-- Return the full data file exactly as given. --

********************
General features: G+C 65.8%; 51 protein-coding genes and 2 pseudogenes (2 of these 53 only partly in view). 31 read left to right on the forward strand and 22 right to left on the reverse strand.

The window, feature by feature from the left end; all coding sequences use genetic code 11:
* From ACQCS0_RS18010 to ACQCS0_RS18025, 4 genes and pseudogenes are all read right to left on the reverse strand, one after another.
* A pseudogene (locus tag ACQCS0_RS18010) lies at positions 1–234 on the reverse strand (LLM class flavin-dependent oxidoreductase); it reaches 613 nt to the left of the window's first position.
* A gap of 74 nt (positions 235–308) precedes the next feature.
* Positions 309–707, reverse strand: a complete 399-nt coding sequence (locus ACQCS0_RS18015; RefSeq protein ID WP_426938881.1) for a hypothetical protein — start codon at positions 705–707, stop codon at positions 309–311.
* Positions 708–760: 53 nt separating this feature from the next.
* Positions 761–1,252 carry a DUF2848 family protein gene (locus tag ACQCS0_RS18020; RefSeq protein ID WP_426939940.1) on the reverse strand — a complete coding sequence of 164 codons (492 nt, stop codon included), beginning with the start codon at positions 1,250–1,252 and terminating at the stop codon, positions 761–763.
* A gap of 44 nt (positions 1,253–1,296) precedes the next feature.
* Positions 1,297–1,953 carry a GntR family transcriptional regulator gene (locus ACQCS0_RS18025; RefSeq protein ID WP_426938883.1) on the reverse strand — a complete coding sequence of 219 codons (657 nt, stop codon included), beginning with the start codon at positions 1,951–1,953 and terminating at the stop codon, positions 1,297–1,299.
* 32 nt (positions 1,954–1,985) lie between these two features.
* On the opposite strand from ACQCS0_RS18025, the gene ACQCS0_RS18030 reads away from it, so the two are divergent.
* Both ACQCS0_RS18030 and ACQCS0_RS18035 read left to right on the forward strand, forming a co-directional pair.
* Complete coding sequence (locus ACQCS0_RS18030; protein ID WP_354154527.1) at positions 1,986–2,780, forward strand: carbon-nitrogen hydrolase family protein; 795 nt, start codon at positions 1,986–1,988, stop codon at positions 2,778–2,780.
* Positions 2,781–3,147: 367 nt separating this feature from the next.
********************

General features: G+C 65.8%; 51 protein-coding genes and 2 pseudogenes (2 of these 53 only partly in view). 31 read left to right on the forward strand and 22 right to left on the reverse strand.

The window, feature by feature from the left end; all coding sequences use genetic code 11:
* From ACQCS0_RS18010 to ACQCS0_RS18025, 4 genes and pseudogenes are all read right to left on the reverse strand, one after another.
* A pseudogene (locus tag ACQCS0_RS18010) lies at positions 1–234 on the reverse strand (LLM class flavin-dependent oxidoreductase); it reaches 613 nt to the left of the window's first position.
* A gap of 74 nt (positions 235–308) precedes the next feature.
* Positions 309–707, reverse strand: a complete 399-nt coding sequence (locus ACQCS0_RS18015; RefSeq protein ID WP_426938881.1) for a hypothetical protein — start codon at positions 705–707, stop codon at positions 309–311.
* Positions 708–760: 53 nt separating this feature from the next.
* Positions 761–1,252 carry a DUF2848 family protein gene (locus tag ACQCS0_RS18020; RefSeq protein ID WP_426939940.1) on the reverse strand — a complete coding sequence of 164 codons (492 nt, stop codon included), beginning with the start codon at positions 1,250–1,252 and terminating at the stop codon, positions 761–763.
* A gap of 44 nt (positions 1,253–1,296) precedes the next feature.
* Positions 1,297–1,953 carry a GntR family transcriptional regulator gene (locus ACQCS0_RS18025; RefSeq protein ID WP_426938883.1) on the reverse strand — a complete coding sequence of 219 codons (657 nt, stop codon included), beginning with the start codon at positions 1,951–1,953 and terminating at the stop codon, positions 1,297–1,299.
* 32 nt (positions 1,954–1,985) lie between these two features.
* On the opposite strand from ACQCS0_RS18025, the gene ACQCS0_RS18030 reads away from it, so the two are divergent.
* Both ACQCS0_RS18030 and ACQCS0_RS18035 read left to right on the forward strand, forming a co-directional pair.
* Complete coding sequence (locus ACQCS0_RS18030; protein ID WP_354154527.1) at positions 1,986–2,780, forward strand: carbon-nitrogen hydrolase family protein; 795 nt, start codon at positions 1,986–1,988, stop codon at positions 2,778–2,780.
* Positions 2,781–3,147: 367 nt separating this feature from the next.